- Home-improvement shows have become massively popular in recent years.
- But the shows only spotlight a handful of home decor styles.
- As a result, people’s homes are starting to lack personality.
- Visit Insider’s homepage for more stories.
My ideal Saturday morning involves three things: coffee, a bagel, and a “Fixer Upper” marathon.
I love home-improvement shows because they’re the perfect formula for relaxation. Watching experts transform someone’s home can make the stress of any day fade away.
For years, I worshipped these shows, and I became a believer in the power of open-concept floor plans, barn doors, industrial sinks, and accent walls to transform a house into a home.
But recently, I’ve noticed these shows are becoming a bit too powerful.
People have started to see home-improvement as blueprints for how their spaces should look, creating millions of identical homes that have been drained of any personality.
Home-improvement shows are making people’s houses look the same
Home-improvement shows have become massively popular in recent years, with millions of Americans tuning in to watch homes get renovated or flipped.
HGTV, for instance, is more in-demand than ever, with a 22% increase in its April 2020 ratings as compared to 2019, according to MarketWatch.
Faithful viewers see HGTV personalities like Chip and Joanna Gaines, the Property Brothers, Ben and Erin Napier, and Christina Anstead and Tarek El Moussa as design gurus, relying on them to show them how their homes should look.
But the problem with that reliance is that home-improvement shows only spotlight a handful of design styles, giving people a limited view of the ways a home can look good.
There are stylistic choices that are common on the majority of these shows, like shiplap walls, exposed beams, and industrial sinks, and the focus on those styles is leading people to embrace them in real life.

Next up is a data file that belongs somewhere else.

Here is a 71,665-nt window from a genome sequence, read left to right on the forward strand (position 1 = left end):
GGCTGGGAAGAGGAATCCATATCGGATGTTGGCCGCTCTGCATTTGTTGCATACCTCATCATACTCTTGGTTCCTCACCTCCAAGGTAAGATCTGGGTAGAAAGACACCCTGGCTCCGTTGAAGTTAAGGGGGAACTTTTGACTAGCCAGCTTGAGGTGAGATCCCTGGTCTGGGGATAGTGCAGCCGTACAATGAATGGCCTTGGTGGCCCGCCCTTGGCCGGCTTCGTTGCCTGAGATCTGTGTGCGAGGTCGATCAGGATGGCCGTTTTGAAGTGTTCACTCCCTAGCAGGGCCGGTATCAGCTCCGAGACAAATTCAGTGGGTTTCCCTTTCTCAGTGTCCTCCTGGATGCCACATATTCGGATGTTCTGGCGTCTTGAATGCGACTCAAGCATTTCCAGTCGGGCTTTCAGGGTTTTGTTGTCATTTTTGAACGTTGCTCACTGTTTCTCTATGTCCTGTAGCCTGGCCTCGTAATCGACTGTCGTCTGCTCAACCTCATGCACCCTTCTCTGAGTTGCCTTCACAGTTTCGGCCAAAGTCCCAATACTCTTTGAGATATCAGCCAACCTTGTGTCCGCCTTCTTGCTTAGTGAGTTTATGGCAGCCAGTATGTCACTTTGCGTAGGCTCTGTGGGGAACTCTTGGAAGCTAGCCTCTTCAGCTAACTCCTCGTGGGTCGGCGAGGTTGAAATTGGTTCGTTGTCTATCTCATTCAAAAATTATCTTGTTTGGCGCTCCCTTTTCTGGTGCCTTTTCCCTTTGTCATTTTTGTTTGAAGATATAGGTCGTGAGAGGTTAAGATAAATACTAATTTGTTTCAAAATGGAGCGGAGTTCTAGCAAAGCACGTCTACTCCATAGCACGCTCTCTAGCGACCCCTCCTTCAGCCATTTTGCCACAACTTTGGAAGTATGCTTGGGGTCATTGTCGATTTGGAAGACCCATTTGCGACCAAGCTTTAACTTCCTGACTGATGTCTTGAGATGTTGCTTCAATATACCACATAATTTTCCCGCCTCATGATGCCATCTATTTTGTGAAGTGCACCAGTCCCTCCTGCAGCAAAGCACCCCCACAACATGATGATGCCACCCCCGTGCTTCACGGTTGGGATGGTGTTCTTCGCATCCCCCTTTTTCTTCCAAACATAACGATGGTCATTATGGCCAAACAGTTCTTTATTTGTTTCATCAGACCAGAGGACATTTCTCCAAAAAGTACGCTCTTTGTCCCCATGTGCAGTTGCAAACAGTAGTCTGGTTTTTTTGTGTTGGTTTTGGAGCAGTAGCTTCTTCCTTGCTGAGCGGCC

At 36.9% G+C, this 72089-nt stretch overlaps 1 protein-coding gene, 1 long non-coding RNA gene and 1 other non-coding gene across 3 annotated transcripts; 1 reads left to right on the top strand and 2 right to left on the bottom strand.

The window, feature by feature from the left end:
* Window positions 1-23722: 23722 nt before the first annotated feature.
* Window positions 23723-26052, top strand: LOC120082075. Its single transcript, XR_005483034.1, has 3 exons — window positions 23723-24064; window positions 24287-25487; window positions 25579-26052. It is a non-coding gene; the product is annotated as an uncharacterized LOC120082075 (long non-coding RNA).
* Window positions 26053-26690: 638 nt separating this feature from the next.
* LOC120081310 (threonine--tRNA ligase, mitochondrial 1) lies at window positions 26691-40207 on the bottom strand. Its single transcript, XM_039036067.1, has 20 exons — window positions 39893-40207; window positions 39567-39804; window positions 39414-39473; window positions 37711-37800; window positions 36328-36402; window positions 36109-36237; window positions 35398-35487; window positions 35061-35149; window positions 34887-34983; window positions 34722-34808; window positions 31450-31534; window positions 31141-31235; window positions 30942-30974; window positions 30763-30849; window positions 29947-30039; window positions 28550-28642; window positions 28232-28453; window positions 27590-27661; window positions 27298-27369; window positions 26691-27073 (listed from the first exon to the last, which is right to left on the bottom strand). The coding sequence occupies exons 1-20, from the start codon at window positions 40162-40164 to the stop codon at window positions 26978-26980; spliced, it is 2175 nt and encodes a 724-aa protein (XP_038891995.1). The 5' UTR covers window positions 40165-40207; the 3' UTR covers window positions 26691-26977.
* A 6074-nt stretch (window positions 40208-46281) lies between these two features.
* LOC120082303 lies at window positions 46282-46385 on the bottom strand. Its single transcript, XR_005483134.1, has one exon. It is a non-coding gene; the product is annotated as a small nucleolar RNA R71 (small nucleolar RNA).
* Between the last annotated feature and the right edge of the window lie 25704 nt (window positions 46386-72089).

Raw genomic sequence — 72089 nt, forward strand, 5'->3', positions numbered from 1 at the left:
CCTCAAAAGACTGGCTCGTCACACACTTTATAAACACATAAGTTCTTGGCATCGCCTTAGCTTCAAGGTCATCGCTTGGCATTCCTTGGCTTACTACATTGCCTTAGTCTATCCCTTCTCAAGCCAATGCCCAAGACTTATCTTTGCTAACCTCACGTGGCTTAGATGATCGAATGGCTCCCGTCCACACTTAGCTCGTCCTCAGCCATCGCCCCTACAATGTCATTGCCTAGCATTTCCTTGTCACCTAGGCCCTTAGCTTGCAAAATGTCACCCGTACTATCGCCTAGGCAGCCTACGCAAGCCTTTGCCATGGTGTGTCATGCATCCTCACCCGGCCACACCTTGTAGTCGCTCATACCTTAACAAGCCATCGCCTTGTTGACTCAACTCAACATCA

For example, the search term “modern farmhouse” has had a steady increase in search traffic over the last five years, according to Google Trends.
However, the decor highlighted on home-improvement shows isn’t right for everyone, particularly because these designers are renovating with television in mind, and as a result, making design choices they may not have made off-screen.
For instance, a former HGTV executive told Insider that open floor plans are popular on the network’s series not because they look good, but because the demolitions appeal to male viewers.
Likewise, these renovations often happen on a time crunch, sometimes making them flashy instead of practical and functional.
The typical viewer isn’t thinking of these goals and restraints as they watch a home-improvement show, so they assume that what they see on screen is the perfect fit for any home.
And as these shows attract more and more viewers, people’s houses are starting to look identical, since it seems there is only one way for a home to be stylish and inviting.
Your home should be a reflection of your personality — not a television show
Watching home-improvement shows is a great way to get inspiration for how to redecorate your space.
The shows can give you ideas you may not have thought of before, and they’re often educational, as they teach you the mechanics of what it takes to renovate a space.
But using them as an exact template for how you should remodel your home is a mistake.
Your home should reflect your personality and taste, not those of a television host or network.
If you focus solely on following trends that you see on TV, you’ll lose sight of the things that are important to you in a home space as you redecorate, likely leaving you with a home that isn’t functional for your family. Your space may also feel impersonal and generic if you’re replicating the renovations you see on screen.
Instead of trying to make your home look like a copy of a space you’ve seen on a home-improvement show, pick and choose the upgrades you see that actually make sense for your life.
While there’s no denying Joanna Gaines has great taste, your home doesn’t need to look like it’s straight out of an episode of “Fixer Upper” to be perfect for you.